What the hell is going on here?

There’s no way for me to fully summarize the twists and turns in Terminator: Genisys, mainly because I was literally lost after about 30 minutes. I mean, it’s one thing to want to take the franchise someplace different, maybe give it a bit of a twist to change things up a little, I can understand that. But damn…this script is absolutely bananas! It just keeps piling on character reboot after reboot until the entire essence of what made the original film so great is diluted to the point of no return. While it does make an attempt to comment on the inherent danger of being completely connected in the digital world, it doesn’t really care too much about making that attempt little more than an excuse to show off some really crazy (& impressive) special effects. But as slick as the effects are, I found myself pondering over how many of the twists didn’t make much sense, and wondering how long it would be before the twists began to contradict themselves.



The performances range from good to downright awful. When the film goes back to 1984, the sniping & eye rolling from Emelia Clarke & Jai Courtney felt as if they were auditioning for a really bad network sitcom, all that was missing was the canned laughter. Courtney in particular seems to be half asleep through most of the film, as if someone just woke him up before the cameras were set to roll. Clarke eventually finds the right blend of plucky heroine & wide eyed waif to make her interpretation of Sarah Connor nearly comparable to Linda Hamilton’s portrayal of the character in the original film. Jason Clarke (no relation to Emelia), starts out striking the right notes, but he eventually becomes robotic & staid. Now, given the nature of his role, this might’ve been on purpose, but somehow I don’t think so. Amazingly, the best performance in the film comes from Schwarzenegger as The Terminator, but seeing as the character is essentially devoid of emotion – that ain’t saying too much. And there are sections of dialogue that feature a lot of technical babble that sound like plain babble when Schwarzenegger attempts to enunciate them. But he does lend the character a sense of humanity, and while it shouldn’t be there, it does make the character more interesting for the most part.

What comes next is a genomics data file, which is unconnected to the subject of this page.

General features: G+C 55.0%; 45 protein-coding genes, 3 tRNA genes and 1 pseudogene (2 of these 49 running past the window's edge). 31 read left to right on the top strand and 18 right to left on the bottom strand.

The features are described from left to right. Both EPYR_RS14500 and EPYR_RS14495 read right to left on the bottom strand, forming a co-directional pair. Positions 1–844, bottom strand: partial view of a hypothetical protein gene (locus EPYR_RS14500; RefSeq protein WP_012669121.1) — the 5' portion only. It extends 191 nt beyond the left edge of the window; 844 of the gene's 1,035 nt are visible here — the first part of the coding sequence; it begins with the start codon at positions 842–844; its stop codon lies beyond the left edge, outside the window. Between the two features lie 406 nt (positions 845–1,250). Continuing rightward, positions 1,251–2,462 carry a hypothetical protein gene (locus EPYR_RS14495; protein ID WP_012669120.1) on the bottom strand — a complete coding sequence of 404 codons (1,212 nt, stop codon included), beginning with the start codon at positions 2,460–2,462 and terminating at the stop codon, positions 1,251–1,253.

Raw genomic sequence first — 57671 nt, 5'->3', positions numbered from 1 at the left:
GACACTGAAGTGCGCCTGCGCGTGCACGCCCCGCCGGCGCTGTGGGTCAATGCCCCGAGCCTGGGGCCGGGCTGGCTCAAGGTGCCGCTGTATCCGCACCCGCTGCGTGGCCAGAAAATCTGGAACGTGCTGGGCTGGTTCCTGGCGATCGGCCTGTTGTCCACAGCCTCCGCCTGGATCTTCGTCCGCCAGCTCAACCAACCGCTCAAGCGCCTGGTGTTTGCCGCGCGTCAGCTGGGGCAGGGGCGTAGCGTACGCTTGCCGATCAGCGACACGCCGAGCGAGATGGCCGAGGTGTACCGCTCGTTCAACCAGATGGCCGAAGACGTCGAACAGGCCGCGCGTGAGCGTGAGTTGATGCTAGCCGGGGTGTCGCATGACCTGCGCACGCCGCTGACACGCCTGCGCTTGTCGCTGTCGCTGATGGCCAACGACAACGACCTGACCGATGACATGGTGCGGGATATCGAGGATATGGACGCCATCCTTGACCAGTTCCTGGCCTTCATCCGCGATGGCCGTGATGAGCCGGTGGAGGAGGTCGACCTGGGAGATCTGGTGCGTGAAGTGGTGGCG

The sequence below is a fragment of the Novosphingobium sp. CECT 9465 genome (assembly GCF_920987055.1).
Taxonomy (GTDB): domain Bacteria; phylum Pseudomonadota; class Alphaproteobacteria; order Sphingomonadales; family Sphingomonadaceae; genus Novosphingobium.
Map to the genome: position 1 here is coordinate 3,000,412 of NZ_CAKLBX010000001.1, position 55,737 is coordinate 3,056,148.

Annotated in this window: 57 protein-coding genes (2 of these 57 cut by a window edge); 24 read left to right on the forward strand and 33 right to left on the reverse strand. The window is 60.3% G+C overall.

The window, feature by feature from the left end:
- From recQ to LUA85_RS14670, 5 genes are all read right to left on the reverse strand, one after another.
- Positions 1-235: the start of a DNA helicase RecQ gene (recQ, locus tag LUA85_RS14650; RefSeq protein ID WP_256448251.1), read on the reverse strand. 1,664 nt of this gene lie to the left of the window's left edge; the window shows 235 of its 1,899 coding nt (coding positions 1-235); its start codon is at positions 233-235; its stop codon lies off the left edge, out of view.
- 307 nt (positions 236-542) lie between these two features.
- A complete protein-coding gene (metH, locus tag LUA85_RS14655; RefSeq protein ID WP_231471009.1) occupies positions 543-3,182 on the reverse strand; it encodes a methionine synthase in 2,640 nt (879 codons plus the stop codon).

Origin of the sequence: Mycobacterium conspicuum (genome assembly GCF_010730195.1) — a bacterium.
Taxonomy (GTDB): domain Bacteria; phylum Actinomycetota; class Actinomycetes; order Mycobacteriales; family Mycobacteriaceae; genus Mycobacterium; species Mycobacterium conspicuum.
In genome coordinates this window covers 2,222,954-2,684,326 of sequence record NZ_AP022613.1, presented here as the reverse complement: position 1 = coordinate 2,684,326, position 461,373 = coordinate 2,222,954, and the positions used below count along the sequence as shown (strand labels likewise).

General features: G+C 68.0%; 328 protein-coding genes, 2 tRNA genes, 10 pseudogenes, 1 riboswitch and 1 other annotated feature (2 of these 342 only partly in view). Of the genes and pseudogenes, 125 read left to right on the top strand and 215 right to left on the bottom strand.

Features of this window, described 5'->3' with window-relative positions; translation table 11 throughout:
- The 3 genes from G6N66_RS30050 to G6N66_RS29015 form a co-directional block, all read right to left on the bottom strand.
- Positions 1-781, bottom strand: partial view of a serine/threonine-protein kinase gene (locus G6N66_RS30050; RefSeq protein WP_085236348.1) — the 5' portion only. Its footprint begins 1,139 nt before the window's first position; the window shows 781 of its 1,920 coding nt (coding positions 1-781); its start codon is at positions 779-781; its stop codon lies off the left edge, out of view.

The idea of a new Terminator film after the failure of Terminator: Salvation, might have sounded good when first conceived, but the final product is little more than a special effects showcase hoping to blind its audience to the ridiculously convoluted script. And I’m not kidding, this script is absolutely bonkers! I have no idea what the producers were thinking when it was given the green light to go into production, and it features so many twists that I wonder what the hell they have planned for the next entry in the franchise (This film is the first in a proposed trilogy that essentially eliminates both T3 and Terminator: Salvation). Maybe I’m crazy, maybe I’m nuts, maybe I’m overthinking the whole thing, but I don’t know how they can write themselves out of the corner they’ve written themselves into (although there is a ridiculous stinger in the middle of the end credits that give us a hint). Why is it ridiculous? Watch the film and see for yourself.